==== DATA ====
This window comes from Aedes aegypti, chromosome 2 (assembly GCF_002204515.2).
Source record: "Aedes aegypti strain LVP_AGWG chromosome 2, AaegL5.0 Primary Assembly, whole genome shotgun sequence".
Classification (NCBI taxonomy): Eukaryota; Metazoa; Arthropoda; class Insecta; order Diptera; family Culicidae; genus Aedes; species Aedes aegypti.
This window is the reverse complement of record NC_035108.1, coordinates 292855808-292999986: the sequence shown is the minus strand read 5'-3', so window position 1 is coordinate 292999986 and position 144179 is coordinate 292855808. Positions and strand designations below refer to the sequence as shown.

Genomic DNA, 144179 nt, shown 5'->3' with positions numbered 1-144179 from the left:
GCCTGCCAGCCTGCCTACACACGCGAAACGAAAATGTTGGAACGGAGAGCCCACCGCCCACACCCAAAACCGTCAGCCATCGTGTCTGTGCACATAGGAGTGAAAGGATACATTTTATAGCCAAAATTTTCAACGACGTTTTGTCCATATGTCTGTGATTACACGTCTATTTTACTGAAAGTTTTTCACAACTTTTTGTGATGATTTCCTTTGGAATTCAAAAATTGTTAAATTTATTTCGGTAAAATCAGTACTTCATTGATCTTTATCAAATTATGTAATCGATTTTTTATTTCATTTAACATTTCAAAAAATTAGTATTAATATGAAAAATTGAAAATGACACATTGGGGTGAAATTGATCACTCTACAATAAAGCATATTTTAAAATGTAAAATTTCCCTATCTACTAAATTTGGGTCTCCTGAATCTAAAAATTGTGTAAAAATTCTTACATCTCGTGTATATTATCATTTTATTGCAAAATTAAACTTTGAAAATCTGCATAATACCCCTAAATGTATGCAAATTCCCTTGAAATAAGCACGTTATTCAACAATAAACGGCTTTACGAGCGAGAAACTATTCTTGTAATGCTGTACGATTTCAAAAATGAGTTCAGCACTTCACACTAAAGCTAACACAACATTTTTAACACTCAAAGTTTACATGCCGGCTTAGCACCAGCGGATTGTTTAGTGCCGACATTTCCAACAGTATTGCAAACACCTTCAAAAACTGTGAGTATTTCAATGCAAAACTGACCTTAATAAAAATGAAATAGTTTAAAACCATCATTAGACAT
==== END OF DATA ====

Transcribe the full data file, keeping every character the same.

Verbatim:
This window comes from Aedes aegypti, chromosome 2 (assembly GCF_002204515.2).
Source record: "Aedes aegypti strain LVP_AGWG chromosome 2, AaegL5.0 Primary Assembly, whole genome shotgun sequence".
Classification (NCBI taxonomy): Eukaryota; Metazoa; Arthropoda; class Insecta; order Diptera; family Culicidae; genus Aedes; species Aedes aegypti.
This window is the reverse complement of record NC_035108.1, coordinates 292855808-292999986: the sequence shown is the minus strand read 5'-3', so window position 1 is coordinate 292999986 and position 144179 is coordinate 292855808. Positions and strand designations below refer to the sequence as shown.

Genomic DNA, 144179 nt, shown 5'->3' with positions numbered 1-144179 from the left:
GCCTGCCAGCCTGCCTACACACGCGAAACGAAAATGTTGGAACGGAGAGCCCACCGCCCACACCCAAAACCGTCAGCCATCGTGTCTGTGCACATAGGAGTGAAAGGATACATTTTATAGCCAAAATTTTCAACGACGTTTTGTCCATATGTCTGTGATTACACGTCTATTTTACTGAAAGTTTTTCACAACTTTTTGTGATGATTTCCTTTGGAATTCAAAAATTGTTAAATTTATTTCGGTAAAATCAGTACTTCATTGATCTTTATCAAATTATGTAATCGATTTTTTATTTCATTTAACATTTCAAAAAATTAGTATTAATATGAAAAATTGAAAATGACACATTGGGGTGAAATTGATCACTCTACAATAAAGCATATTTTAAAATGTAAAATTTCCCTATCTACTAAATTTGGGTCTCCTGAATCTAAAAATTGTGTAAAAATTCTTACATCTCGTGTATATTATCATTTTATTGCAAAATTAAACTTTGAAAATCTGCATAATACCCCTAAATGTATGCAAATTCCCTTGAAATAAGCACGTTATTCAACAATAAACGGCTTTACGAGCGAGAAACTATTCTTGTAATGCTGTACGATTTCAAAAATGAGTTCAGCACTTCACACTAAAGCTAACACAACATTTTTAACACTCAAAGTTTACATGCCGGCTTAGCACCAGCGGATTGTTTAGTGCCGACATTTCCAACAGTATTGCAAACACCTTCAAAAACTGTGAGTATTTCAATGCAAAACTGACCTTAATAAAAATGAAATAGTTTAAAACCATCATTAGACAT